April 7, 2021
-by Rankin MacDonald
“Si monumentum requiris circumspice.”
“If you seek his monument, look around you.”
These words written to mark the death of London’s greatest architect, Sir Christopher Wren, can be attributed on an Inverness County level to a great man who passed away in Whycocomagh this past week.
Ian MacKeigan, 80, put his mark on the village as no other, but he will be truly remembered as a great friend, great gentleman, and great storyteller.
That smile and bald head drew you up close and soon you knew you were with a man who built his life with integrity at its heart.
His vision, commitment to his community, and hard work can be seen in almost every aspect of modern day Whycocomagh.
The water and sewer system, the new fire station, the Legion, the Whycocomagh Waterfront Centre, parks and trails, a modern pharmacy, and the S.S. Marion Society all came about with his willingness to work hard with the community to reach success.
His contemporary and lifelong friend, Burton MacIntyre, recalled he and Ian heading to the Port Hood Academy to get their grade 12s but after a few days the news arrived that his father had died and Ian and Burton drove back to Whycocomagh.
“We got a flat and never returned to Port Hood to get our grade 12,” Burton recalled.
Eventually they did get their higher education, Ian a graduate of Dalhousie to become a pharmacist, and Burton, in education to become a teacher and principal.
Burton said working at Stone’s in Baddeck got Ian interested in pharmacy and after graduation he worked for Lawton’s in Halifax.
Eventually, he moved back to Whycocomagh to open the pharmacy and run the grocery store and that is where the love of his life, Shirley, raised their family and became so integral to the area.
He eventually opened a pharmacy in Port Hawkesbury and when he sold it some of the staff moved to Whycocomagh’s new MacKeigan’s Pharmacy.
“We were always working on a new project together,” Burton said. “He was on the board of the Canadian Pharmacy Association as well.”
“His legacy is everywhere,” Burton added. “And there was always, ‘Did you hear this story.’”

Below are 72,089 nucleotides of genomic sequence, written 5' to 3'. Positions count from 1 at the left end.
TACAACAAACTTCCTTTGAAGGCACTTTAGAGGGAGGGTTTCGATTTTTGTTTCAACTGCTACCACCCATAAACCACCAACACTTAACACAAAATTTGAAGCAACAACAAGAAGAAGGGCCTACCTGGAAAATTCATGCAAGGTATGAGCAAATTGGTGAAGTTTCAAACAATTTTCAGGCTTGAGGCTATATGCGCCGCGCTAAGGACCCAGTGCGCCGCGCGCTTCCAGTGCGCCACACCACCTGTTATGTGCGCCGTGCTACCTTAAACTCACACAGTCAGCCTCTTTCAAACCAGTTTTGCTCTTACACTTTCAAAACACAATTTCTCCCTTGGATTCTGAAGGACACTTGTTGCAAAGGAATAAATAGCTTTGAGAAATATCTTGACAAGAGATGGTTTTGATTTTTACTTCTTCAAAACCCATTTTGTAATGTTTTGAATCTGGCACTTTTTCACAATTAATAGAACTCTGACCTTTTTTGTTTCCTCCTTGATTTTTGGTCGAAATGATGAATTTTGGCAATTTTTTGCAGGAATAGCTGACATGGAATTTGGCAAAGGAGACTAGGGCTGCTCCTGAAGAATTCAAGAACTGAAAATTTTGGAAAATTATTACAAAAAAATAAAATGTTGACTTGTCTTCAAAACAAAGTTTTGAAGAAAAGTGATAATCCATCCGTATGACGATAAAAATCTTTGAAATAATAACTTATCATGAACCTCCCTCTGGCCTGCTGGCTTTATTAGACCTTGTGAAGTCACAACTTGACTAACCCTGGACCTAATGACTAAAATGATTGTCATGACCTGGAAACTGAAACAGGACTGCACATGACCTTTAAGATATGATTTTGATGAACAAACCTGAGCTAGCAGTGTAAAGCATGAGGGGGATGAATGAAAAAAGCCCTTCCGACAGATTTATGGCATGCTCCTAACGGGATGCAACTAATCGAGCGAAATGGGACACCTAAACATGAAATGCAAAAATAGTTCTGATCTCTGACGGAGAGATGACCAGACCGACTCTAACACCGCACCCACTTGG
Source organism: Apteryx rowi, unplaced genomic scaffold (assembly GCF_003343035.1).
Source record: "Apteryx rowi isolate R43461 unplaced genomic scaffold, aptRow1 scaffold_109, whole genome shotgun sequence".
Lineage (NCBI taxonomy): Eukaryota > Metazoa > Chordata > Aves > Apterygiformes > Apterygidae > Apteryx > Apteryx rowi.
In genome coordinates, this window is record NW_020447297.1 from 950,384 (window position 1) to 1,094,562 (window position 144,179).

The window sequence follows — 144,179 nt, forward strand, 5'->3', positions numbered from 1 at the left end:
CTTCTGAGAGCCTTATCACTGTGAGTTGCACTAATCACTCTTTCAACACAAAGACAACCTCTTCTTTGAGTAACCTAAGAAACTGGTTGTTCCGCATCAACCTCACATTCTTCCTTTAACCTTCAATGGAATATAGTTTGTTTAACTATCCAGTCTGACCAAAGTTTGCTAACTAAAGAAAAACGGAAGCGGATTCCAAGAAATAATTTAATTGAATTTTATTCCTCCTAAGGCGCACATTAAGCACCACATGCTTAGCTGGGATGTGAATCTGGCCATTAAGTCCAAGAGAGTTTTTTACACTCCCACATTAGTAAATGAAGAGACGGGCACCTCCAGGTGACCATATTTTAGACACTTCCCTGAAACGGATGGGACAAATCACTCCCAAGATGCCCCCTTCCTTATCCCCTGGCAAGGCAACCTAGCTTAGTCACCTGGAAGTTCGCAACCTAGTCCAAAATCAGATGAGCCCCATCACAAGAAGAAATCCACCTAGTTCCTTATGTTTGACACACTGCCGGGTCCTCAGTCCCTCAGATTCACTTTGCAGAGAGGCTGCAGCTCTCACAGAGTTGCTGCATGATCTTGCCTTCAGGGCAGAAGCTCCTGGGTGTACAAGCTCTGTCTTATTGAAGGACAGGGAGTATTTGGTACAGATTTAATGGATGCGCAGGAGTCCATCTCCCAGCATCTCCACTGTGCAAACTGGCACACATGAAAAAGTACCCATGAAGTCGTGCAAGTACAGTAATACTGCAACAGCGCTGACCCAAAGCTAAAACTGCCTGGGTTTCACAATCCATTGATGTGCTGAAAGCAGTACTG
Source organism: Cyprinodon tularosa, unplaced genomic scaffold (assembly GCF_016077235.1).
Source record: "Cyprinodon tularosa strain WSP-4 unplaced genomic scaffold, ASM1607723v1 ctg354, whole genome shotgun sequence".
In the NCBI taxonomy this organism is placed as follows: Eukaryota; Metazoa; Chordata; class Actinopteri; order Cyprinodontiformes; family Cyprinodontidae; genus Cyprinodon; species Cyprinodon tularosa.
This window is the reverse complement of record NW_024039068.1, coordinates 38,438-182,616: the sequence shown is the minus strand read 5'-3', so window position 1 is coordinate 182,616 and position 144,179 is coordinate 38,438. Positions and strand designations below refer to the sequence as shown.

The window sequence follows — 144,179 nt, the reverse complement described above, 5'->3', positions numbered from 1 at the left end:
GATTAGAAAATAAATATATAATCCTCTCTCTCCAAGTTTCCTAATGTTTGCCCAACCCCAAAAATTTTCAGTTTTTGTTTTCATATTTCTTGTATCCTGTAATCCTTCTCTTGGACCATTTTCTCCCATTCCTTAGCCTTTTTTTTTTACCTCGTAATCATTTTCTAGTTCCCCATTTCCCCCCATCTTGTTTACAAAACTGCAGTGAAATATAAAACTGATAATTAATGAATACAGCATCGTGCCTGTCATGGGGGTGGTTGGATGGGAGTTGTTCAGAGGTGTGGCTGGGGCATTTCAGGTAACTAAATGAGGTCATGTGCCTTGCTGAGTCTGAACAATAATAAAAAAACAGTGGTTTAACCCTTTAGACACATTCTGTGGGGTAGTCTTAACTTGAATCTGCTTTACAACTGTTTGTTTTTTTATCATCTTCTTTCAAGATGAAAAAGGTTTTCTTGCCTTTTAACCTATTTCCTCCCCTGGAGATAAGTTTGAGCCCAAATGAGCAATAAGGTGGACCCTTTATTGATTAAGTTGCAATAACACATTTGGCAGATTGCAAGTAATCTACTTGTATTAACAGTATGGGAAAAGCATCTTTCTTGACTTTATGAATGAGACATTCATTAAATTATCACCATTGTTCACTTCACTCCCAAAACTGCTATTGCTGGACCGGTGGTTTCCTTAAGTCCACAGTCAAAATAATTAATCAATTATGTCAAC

And who can forget the laugh and his zest for life.
It rubbed off on all who knew him.
Burton said we will never know of all the people he helped in the area and through the pharmacy.
Former Inverness County Warden Duart MacAulay worked for and with Ian for most of his adult life, but Duart recalls the friendship most of all.
“He helped so many people, anyway he could, and he did everything in a way that made it easier to accomplish the goal,” Duart said.
“It’s a great loss to the community and even in retirement his advice was sought,” he added.
Duart said the community and people always turned to Ian in hard times.
“His hand was in everything,” he added.
Ian loved to garden and he would drop bags of his vegetables at your door which gave him a lot of joy in his failing years.
“When you think of Ian you naturally think of gentleman,” said former premier, Rodney MacDonald.
“He was a true gentleman, committed to his community with a vision to build for the future,” Rodney said.
Ian was president of the Inverness County P.C. Association when Rodney was in politics and played a vital role in his success.
“He was one of the biggest reasons I became leader and eventually premier,” Rodney added.
He said Ian was the ace-in-the-hole when a community was looking to complete a project because of his integrity and his honest friendliness.
Yes, Ian MacKeigan will be missed, but we are much better off because of the time he spent in our lives.
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